The state Supreme Court has opted to take over regulation of affordable housing policy, taking it out of the hands of the Chris Christie administration following years of controversy and uncertainty over how towns should determine their obligations for low- and moderate-income residents.In a ruling Tuesday, the court voted 6-0 to take on the duties of the Council on Affordable Housing, an agency that has been virtually dormant under Christie. And the council under Christie has failed to come up with updated guidelines for carrying out the 30-year-old Fair Housing Act, leaving local governments and developers with little direction when it comes to such projects.
The decision was widely seen as blow to Christie, who has tried to eliminate COAH in the past, and a victory for affordable housing advocates. And the ruling stems from a lawsuit filed late last year by the Fair Share Housing Center after COAH missed a court-ordered November deadline for crafting its first set of new rules since the last ones expired in 1999.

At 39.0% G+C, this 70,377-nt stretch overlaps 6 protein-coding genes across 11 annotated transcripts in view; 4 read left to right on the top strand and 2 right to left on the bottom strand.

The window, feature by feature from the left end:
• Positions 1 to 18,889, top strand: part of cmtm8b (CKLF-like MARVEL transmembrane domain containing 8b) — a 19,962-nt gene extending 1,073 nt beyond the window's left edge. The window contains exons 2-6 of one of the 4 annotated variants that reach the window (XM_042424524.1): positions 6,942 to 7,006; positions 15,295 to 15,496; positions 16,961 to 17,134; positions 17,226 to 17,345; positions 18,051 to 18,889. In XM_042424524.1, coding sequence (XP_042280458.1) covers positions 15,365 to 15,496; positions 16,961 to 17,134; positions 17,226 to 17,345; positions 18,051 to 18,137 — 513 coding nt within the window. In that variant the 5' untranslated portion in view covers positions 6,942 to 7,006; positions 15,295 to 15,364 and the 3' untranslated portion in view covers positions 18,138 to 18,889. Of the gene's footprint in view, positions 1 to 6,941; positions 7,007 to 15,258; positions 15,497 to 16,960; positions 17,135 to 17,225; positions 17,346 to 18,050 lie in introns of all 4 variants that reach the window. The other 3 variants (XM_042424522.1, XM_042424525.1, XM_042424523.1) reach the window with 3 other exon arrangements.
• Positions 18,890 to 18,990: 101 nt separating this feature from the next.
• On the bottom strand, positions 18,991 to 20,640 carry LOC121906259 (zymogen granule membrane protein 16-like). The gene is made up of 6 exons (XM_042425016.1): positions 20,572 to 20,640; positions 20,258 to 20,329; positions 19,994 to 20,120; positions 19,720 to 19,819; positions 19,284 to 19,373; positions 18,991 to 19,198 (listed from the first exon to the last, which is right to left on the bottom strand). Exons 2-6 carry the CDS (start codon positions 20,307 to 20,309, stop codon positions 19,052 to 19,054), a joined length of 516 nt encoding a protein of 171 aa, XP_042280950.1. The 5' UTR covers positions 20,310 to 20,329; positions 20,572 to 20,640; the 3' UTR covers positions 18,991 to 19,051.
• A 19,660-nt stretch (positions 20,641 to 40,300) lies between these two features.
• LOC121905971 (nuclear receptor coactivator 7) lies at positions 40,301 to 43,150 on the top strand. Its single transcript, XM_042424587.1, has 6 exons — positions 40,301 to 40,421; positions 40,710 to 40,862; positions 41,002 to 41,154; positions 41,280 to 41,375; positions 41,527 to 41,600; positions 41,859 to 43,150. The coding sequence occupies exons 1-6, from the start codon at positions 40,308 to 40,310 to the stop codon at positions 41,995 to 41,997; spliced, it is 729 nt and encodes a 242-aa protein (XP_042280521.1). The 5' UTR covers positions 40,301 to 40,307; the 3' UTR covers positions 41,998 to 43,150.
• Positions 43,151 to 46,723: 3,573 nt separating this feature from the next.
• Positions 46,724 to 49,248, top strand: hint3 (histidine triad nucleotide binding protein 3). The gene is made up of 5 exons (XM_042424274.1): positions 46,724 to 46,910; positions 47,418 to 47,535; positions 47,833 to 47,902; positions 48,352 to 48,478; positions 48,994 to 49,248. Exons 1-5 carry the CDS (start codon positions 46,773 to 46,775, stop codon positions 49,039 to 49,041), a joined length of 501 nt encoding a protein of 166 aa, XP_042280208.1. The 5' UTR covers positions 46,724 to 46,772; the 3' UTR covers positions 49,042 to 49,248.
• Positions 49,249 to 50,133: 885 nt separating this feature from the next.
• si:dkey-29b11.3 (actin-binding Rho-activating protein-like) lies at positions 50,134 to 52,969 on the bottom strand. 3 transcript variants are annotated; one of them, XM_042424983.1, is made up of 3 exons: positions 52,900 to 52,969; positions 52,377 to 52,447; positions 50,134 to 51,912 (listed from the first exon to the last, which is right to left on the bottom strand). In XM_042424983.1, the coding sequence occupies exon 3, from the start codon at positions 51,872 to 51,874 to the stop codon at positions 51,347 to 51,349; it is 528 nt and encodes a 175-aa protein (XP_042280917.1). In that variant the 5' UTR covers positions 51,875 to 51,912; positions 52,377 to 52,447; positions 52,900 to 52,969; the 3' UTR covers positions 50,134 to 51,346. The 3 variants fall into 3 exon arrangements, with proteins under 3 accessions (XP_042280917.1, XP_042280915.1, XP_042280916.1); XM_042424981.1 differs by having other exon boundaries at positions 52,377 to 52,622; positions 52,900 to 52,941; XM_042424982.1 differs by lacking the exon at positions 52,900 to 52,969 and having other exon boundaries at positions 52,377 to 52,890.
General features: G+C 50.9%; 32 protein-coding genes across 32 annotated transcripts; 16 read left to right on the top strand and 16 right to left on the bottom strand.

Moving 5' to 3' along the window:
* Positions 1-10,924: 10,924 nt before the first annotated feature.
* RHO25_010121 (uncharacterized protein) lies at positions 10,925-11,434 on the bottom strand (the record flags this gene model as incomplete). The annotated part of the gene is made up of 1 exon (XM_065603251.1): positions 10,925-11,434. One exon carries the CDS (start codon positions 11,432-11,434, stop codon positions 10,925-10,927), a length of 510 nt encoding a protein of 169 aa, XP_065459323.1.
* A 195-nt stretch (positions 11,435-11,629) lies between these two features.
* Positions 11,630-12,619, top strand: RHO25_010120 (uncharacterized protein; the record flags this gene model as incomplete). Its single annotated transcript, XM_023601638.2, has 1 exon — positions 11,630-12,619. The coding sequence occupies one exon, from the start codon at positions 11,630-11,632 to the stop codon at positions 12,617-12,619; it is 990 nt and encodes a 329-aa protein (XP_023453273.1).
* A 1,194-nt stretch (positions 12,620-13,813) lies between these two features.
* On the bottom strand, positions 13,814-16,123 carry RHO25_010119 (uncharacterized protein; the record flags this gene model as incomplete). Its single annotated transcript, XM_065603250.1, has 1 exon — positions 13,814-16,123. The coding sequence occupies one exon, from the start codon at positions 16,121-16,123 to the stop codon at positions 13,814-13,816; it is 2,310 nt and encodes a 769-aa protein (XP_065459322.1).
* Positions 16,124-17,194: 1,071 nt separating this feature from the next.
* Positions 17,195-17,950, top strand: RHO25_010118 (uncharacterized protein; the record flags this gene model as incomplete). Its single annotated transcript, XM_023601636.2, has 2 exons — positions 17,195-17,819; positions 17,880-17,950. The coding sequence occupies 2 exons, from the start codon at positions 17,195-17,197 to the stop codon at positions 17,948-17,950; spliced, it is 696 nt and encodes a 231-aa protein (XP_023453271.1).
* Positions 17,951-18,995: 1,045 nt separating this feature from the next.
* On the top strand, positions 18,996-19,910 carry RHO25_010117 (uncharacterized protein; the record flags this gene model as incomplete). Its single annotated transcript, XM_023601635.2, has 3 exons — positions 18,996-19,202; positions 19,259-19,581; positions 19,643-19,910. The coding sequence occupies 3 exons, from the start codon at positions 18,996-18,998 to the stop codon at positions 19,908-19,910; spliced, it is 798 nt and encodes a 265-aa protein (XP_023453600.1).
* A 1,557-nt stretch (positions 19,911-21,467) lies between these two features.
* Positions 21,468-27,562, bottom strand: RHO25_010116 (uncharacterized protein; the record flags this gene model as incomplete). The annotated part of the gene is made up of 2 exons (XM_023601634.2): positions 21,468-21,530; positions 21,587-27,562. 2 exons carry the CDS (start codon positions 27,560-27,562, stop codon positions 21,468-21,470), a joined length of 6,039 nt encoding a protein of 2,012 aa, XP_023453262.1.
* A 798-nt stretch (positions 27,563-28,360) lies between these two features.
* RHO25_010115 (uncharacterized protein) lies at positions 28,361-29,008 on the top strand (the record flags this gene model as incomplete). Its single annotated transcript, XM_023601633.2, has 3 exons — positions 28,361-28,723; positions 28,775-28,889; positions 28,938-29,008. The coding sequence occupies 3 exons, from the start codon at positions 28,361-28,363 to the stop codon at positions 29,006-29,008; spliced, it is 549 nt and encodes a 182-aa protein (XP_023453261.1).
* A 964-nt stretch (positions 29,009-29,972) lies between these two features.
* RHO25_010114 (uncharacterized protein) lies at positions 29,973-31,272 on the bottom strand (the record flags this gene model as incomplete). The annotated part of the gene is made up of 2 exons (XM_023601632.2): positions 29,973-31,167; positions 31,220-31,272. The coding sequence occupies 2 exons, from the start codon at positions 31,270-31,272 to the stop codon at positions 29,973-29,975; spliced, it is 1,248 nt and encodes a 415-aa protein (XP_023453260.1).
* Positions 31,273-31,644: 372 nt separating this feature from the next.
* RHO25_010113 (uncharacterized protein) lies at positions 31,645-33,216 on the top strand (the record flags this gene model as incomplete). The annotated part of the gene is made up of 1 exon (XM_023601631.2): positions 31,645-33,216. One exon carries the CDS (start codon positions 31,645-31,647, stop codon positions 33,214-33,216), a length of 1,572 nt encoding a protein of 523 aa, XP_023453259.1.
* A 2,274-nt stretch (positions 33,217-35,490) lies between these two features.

“We thus are in the exceptional situation in which the administrative process has become nonfunctioning, rendering futile the FHA’s administrative remedy,” Justice Jaynee LaVecchia wrote for the court, according to a report by nj1015.com.
Chief Justice Stuart Rabner did not participate in the case because he worked on affordable housing issues previously as the state’s attorney general, the report said.
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The ruling is the latest twist in a saga that dates back 40 years to the landmark Mount Laurel decision, which stemmed from a challenge to the town’s exclusionary zoning policies and led to the Fair Housing Act. But it also means towns and developers involved in a dispute over affordable housing obligations will now have to go to the court for a resolution.
However, the court also noted that the duties could be returned to COAH if it adopts constitutional rules or if lawmakers overhaul the state’s affordable housing laws.
“We will establish a transitional process and not immediately allow exclusionary zoning actions to proceed in recognition of the various stages of municipal preparation that exist as a result of the long period of uncertainty attributable to COAH’s failure to promulgate third-round rules,” the court said.
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